By Henrik Krogius
It often seems weird to live in a world that produces so much stuff only to have most of it thrown away. Almost everything is disposable, even – though perhaps not quite as much just now – houses that are scrapped for larger McMansions. It often seems a shame to discard something that is either quite beautiful or has the possibility of future use. I have a brother who is very good at throwing things away, and I once had a neighbor in whose house no table top or other flat surface had any item left on it. Some people can keep a completely clear desk. No doubt a sign of efficiency. But my wife and I find it hard to let go of a number of things.
A favorite keepsake is a holiday shopping bag from that last of truly civilized department stores, B. Altman & Co. It is adorned with apples and pears. It sits in the back of a closet, hidden and unused, but we know it’s there, and it reminds us of a time that, at least in retrospect, feels to us to have been less insistently pressing. Then there’s a not-quite-finished bottle of Hine cognac that is too elegantly shaped for us to want to junk it when its contents are gone. Jam and marmalade jars, maybe not equally elegant but also made of actual glass, could yet have some use. And then there are the boxes and cartons of all sizes. No objects of beauty, but who knows when one of them might be just right for some purpose? In fact, I was happy just this past week for the existence a couple of small cardboard containers that perfectly suited the packing of manuscript content and illustrations to be shipped to a publisher, for a book on the history of the Brooklyn Heights Promenade that I’ve been working on. They saved having to go out to the UPS Store or somewhere else to buy suitable cartons. So you never know.
There are other items. Tiffany boxes, with their famous robin’s egg blue, have a cachet that protects them from the garbage can. Some people feel the same way about shopping bags, or any kinds of bags, with labels from such as Gucci or Hermes. Or perfume bottles. Ornamented tins that have held cookies or Droste cocoa defy us to throw them away. Some announcements and posters, like one for the Jane’s Carousel opening party, are both too attractive and generative of nostalgia to be consigned to oblivion.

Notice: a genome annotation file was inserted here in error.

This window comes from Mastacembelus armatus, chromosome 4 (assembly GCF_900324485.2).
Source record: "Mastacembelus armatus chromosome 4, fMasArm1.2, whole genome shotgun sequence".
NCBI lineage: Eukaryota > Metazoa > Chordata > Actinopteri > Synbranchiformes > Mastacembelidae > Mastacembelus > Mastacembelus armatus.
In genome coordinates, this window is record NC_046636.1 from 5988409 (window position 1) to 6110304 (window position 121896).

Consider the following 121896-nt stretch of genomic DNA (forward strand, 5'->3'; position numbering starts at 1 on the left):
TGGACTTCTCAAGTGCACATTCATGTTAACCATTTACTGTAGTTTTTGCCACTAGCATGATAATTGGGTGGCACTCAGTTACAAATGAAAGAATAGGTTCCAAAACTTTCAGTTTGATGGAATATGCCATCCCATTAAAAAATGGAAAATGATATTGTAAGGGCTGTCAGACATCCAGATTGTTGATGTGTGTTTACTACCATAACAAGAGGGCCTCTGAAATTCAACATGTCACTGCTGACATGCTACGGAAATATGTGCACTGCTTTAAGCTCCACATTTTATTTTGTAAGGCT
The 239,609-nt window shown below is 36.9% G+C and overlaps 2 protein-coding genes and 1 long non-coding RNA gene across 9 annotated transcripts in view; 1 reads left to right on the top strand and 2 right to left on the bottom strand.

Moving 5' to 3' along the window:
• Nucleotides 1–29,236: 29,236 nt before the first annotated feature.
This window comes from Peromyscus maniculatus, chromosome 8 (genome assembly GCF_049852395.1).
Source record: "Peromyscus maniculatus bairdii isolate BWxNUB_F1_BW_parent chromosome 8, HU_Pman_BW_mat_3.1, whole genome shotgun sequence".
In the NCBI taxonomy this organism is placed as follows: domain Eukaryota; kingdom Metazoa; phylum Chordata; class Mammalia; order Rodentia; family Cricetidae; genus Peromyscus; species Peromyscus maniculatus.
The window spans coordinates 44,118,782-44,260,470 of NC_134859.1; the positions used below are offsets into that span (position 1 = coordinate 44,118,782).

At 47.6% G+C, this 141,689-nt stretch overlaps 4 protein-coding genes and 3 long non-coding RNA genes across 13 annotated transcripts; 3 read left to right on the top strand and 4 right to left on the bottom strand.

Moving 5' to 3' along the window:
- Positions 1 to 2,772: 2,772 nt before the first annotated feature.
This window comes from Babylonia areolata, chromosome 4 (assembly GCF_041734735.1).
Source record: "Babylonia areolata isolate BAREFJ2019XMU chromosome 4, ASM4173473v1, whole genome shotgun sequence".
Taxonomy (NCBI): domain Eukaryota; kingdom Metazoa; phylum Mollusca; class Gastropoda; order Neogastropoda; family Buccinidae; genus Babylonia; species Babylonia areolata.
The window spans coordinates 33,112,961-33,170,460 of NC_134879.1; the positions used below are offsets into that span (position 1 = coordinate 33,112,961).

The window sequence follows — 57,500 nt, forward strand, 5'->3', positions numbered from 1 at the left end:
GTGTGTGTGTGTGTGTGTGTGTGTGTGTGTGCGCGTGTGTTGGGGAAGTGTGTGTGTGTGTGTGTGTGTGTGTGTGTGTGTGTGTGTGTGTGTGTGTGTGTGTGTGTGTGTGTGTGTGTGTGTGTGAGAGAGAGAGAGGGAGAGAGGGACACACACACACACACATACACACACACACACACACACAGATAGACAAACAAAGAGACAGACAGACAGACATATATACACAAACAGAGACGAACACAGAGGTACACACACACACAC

As a longtime newsman I also have too many old newspaper clips. The photographs I’ve taken are stored in more or less retrievable order (which has often been helpful for illustrating some item in the Heights Press). Books – we don’t want to get rid of books. Still, altogether, the tide of things accumulating has to be confronted, and we reluctantly throw away much (not enough) that we have some fondness for. We can only wish it goes to a recycling heaven that will cherish its Platonic thingness.
That Tax Issue
“Should the rich pay more?” the Christian Science Monitor asked across its October 17 cover. A lengthy article inside took into account all kinds of considerations, financial, political, moral. Too much of the argument has devolved into which tax rates actually produce the most revenue for the government, and whether the share paid by the rich (and corporations) covers a sufficient share.
What this country has largely gotten away from is the true implication of “all men are created equal” – an ideal to which lip service is paid. Conservatives construe this as meaning that equalizing the percentage rate for all amounts to equality, and in particular to equality of opportunity. A flat tax does no such thing. It works a hardship on those at the lower end that is not felt at the upper end. Our present tax system and its loopholes have created a situation in which the poor are far from being “created equal” and in which the wealthy maintain and expand their advantage over the rest of the population.
We are not the relatively egalitarian society we once were, and we are getting progressively farther from it. Hence the “we are the 99 percent” of the Occupy Wall Street protesters. As Dennis Holt observed on this page last week, the issue is one of basic fairness. Those who can afford to pay more, should pay more. A system that promotes an ever widening gulf between the rich and those who are not will in the long run only breed revolutionary ferment. What we are seeing now is only mild. We are still the land of opportunity, even if the economy right now is bad, but we need to have a progressive tax code, as well as a better financed public education system, for equality of opportunity to have an honest meaning.